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McCash v. Central Intelligence Agency

United States District Court, N.D. California, San Jose Division

March 20, 2017

TANIA MCCASH, Plaintiff,
v.
CENTRAL INTELLIGENCE AGENCY, et al., Defendants.

          ORDER GRANTING DEFENDANTS' MOTION FOR SUMMARY JUDGMENT RE: DKT. NO. 46

          EDWARD J. DAVILA United States District Judge

         Pro se Plaintiff Tania McCash seeks disclosure of documents that the FBI withheld in response to her request under the Freedom of Information Act (“FOIA”), 5 U.S.C. § 552. The FBI moves for summary judgment on the basis that these documents are exempt from disclosure because they would reveal secret law enforcement techniques. The FBI's motion will be GRANTED.

         I. BACKGROUND

         McCash sent FOIA requests to the CIA, NSA, and FBI seeking disclosure of records about herself. Compl. ¶ 7, Dkt. No. 1. The CIA responded that it had no relevant unclassified records other than its past communications with her. Decl. of Martha M. Lutz ¶ 12, Dkt. No. 23. As for classified records, it responded that it could neither confirm nor deny their existence (known as a “Glomar response”). Id. ¶ 28. The NSA gave a similar reply, but it noted that its search did not include earlier correspondence from McCash. Supp. Decl. of Renee Kuntz ¶¶ 1-4, Dkt. No. 32. The FBI found 44 pages of “complaints made by Plaintiff on various subjects.” Decl. of David Hardy ¶ 5-15, Dkt. No. 24. Since the FBI determined that some of those pages contained information that was exempt from disclosure, it withheld two pages, released 32 pages with redactions, and released ten pages in full. Id. ¶¶ 4, 15.

         McCash unsuccessfully appealed the agencies' responses. Compl. ¶¶ 13, 20, 27. She then brought this action, alleging that each agency “failed to conduct an adequate search for responsive records and has wrongfully withheld” the documents she seeks. Id. ¶¶ 15, 21, 29.

         The agencies moved for summary judgment, arguing that their searches were adequate, that their Glomar responses were proper, and that the FBI properly withheld information that fell within certain statutory exemptions. Dkt. No. 22. This Court held that the searches, Glomar responses, and partial withholdings were proper, but that the FBI failed to explain why it withheld two pages in full, or why those pages could not be partially redacted. Id. at 9-24.

         Defendants now move for summary judgment[1] on the basis that the FBI properly withheld those two pages. Defs.' Mot. for Summ. J. (“MSJ”), Dkt. No. 46.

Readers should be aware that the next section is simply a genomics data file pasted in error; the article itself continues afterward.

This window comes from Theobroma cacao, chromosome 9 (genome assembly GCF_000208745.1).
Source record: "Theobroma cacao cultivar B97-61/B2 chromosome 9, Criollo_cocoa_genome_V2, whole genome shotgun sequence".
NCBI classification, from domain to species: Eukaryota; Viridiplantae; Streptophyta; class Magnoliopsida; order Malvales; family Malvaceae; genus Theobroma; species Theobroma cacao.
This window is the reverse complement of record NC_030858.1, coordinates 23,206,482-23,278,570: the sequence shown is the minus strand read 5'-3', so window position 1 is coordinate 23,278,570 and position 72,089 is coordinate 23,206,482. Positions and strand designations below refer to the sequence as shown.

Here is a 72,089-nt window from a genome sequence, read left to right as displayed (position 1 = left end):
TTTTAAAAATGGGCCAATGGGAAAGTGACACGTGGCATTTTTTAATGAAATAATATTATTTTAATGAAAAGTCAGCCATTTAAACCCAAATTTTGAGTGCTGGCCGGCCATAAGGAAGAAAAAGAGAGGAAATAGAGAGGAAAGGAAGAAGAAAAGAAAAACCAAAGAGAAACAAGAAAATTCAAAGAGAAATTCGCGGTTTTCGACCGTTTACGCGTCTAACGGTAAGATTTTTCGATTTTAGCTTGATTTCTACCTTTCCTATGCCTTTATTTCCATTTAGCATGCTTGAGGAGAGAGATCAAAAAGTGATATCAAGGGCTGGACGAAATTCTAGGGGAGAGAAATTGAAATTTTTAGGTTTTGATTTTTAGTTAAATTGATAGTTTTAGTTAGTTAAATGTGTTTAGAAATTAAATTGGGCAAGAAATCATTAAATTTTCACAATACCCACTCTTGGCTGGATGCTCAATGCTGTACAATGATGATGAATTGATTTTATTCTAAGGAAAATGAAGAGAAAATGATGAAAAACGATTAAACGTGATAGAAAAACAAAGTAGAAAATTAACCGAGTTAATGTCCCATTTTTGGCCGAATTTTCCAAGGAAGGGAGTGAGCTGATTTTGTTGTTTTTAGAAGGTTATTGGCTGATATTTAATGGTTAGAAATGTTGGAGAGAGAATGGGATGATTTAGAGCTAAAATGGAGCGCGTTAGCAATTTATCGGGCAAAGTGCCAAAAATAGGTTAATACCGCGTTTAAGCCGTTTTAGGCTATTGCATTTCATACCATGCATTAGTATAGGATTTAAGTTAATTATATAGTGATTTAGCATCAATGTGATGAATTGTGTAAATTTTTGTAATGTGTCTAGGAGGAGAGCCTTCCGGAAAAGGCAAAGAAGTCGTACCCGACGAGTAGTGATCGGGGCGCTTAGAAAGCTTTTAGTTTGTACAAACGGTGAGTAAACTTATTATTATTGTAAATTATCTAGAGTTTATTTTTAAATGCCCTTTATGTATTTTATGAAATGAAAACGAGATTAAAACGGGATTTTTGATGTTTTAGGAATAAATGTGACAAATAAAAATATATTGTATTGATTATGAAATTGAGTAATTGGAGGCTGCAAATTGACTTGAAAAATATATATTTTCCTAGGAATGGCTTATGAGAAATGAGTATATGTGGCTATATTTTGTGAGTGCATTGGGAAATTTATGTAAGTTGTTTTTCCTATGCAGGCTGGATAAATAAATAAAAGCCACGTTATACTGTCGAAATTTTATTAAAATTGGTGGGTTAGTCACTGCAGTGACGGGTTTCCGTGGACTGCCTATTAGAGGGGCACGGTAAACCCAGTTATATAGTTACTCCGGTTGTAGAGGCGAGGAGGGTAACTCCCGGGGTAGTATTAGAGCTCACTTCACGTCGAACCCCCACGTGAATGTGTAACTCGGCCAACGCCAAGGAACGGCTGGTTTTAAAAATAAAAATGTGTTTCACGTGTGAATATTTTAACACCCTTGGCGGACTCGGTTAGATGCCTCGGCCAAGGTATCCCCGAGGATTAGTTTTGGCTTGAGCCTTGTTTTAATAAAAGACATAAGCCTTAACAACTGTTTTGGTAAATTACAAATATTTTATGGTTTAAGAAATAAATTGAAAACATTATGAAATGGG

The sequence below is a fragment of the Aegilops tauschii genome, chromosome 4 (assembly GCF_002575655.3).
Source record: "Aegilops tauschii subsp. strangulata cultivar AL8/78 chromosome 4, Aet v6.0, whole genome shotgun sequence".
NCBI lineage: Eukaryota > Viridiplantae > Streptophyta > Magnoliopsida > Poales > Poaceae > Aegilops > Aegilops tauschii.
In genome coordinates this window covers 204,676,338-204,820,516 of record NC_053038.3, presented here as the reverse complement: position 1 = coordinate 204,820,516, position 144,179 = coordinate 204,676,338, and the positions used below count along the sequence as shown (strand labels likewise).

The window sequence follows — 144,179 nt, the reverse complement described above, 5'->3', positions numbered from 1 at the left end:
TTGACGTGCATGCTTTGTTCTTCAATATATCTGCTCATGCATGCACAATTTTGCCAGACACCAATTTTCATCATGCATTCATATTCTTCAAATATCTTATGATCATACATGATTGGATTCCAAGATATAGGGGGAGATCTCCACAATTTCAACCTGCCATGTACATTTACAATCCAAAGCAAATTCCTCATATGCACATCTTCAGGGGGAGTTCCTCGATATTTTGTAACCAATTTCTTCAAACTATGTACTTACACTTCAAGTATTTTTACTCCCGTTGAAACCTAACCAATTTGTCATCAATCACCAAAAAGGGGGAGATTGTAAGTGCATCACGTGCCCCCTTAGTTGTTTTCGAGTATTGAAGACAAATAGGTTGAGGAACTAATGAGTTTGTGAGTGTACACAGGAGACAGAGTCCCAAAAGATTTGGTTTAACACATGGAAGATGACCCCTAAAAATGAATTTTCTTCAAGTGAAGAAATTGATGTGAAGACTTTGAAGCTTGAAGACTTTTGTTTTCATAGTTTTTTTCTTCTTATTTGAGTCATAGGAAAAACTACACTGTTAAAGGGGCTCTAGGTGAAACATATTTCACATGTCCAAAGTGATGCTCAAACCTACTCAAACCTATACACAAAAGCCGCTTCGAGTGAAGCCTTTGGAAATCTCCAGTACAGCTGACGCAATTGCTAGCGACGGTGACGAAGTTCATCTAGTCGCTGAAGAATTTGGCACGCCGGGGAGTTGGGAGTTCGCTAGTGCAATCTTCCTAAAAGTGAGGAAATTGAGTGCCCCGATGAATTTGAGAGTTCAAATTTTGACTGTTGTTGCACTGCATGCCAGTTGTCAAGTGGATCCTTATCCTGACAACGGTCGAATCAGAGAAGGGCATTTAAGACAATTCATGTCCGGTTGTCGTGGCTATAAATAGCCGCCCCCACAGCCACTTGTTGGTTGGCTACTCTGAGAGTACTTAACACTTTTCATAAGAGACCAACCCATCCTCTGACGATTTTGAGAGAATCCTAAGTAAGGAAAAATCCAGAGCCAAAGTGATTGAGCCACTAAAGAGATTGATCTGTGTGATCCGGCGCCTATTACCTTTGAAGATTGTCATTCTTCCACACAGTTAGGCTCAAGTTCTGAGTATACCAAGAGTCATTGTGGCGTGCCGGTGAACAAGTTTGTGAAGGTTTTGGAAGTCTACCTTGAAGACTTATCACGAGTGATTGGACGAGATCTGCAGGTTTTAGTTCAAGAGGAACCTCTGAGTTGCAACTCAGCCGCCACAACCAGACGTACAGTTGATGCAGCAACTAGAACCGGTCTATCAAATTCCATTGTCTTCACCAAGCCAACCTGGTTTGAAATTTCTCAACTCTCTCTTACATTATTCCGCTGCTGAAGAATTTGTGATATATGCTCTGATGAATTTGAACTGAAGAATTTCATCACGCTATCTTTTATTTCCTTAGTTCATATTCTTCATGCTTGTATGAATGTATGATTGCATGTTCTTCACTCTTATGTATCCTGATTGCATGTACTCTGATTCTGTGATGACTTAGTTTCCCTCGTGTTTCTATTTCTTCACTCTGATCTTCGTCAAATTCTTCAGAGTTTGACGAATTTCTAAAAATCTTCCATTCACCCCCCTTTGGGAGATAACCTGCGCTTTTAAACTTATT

II. LEGAL STANDARD

         A. Summary Judgment

         “Summary judgment is proper where no genuine issue of material fact exists and the moving party is entitled to judgment as a matter of law.” Samuels v. Holland American Line- USA Inc., 656 F.3d 948, 952 (9th Cir. 2011) (citing Fed.R.Civ.P. 56(a)). The Court “must draw all reasonable inferences in favor of the nonmoving party.” Id. “The central issue is ‘whether the evidence presents a sufficient disagreement to require submission to a jury or whether it is so onesided that one party must prevail as a matter of law.'” Id. (quoting Anderson v. Liberty Lobby, Inc., 477 U.S. 242, 251-52 (1986)). Pro se pleadings and motions should be construed liberally. Resnick v. Hayes, 213 F.3d 443, 447 (9th Cir. 2000).

         B. Summary Judgment in FOIA Cases

         If an agency withholds information that is responsive to a FOIA request, it must prove that the information falls within a statutory exception to the disclosure requirement. See Dobronski v. FCC, 17 F.3d 275, 277 (9th Cir. 1994). The agency may submit affidavits to satisfy its burden, but “the government ‘may not rely upon conclusory and generalized allegations of exemptions.' ” Kamman v. IRS, 56 F.3d 46, 48 (9th Cir.1995) (quoting Church of Scientology v. U.S. Dep't of the Army, 611 F.2d 738, 742 (9th Cir.1979)). The agency's “affidavits must contain ‘reasonably detailed descriptions of the documents and allege facts sufficient to establish an exemption.' ” Id. (quoting Lewis v. IRS, 823 F.2d 375, 378 (9th Cir. 1987)).

         III. DISCUSSION

         McCash argues that the FBI has not adequately justified its decision to withhold the two pages at issue. Pl.'s Opp'n to Defs.' Mot. for Summ. J. ...


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